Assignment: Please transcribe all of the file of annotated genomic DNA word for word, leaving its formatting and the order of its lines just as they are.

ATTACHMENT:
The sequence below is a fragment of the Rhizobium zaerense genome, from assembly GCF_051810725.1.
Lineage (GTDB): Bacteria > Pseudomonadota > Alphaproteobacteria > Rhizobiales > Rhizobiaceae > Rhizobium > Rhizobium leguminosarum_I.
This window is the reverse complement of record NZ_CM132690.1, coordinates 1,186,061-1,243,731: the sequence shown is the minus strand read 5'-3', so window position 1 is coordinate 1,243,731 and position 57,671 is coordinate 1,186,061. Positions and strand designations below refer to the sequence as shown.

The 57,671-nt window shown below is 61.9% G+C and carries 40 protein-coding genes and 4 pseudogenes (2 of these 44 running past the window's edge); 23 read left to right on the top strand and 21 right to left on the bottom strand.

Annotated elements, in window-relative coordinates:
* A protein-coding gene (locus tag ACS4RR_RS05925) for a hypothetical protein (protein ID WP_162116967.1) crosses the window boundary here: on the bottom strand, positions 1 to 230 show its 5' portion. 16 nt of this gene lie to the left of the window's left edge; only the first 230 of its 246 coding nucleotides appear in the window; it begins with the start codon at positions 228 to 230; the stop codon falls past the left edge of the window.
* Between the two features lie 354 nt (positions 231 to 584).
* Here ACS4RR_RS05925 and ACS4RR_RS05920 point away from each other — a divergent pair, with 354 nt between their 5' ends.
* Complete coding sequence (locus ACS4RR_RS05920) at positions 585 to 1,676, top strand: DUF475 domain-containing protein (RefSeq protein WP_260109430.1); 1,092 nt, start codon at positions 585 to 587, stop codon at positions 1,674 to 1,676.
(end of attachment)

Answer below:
The sequence below is a fragment of the Rhizobium zaerense genome, from assembly GCF_051810725.1.
Lineage (GTDB): Bacteria > Pseudomonadota > Alphaproteobacteria > Rhizobiales > Rhizobiaceae > Rhizobium > Rhizobium leguminosarum_I.
This window is the reverse complement of record NZ_CM132690.1, coordinates 1,186,061-1,243,731: the sequence shown is the minus strand read 5'-3', so window position 1 is coordinate 1,243,731 and position 57,671 is coordinate 1,186,061. Positions and strand designations below refer to the sequence as shown.

The 57,671-nt window shown below is 61.9% G+C and carries 40 protein-coding genes and 4 pseudogenes (2 of these 44 running past the window's edge); 23 read left to right on the top strand and 21 right to left on the bottom strand.

Annotated elements, in window-relative coordinates:
* A protein-coding gene (locus tag ACS4RR_RS05925) for a hypothetical protein (protein ID WP_162116967.1) crosses the window boundary here: on the bottom strand, positions 1 to 230 show its 5' portion. 16 nt of this gene lie to the left of the window's left edge; only the first 230 of its 246 coding nucleotides appear in the window; it begins with the start codon at positions 228 to 230; the stop codon falls past the left edge of the window.
* Between the two features lie 354 nt (positions 231 to 584).
* Here ACS4RR_RS05925 and ACS4RR_RS05920 point away from each other — a divergent pair, with 354 nt between their 5' ends.
* Complete coding sequence (locus ACS4RR_RS05920) at positions 585 to 1,676, top strand: DUF475 domain-containing protein (RefSeq protein WP_260109430.1); 1,092 nt, start codon at positions 585 to 587, stop codon at positions 1,674 to 1,676.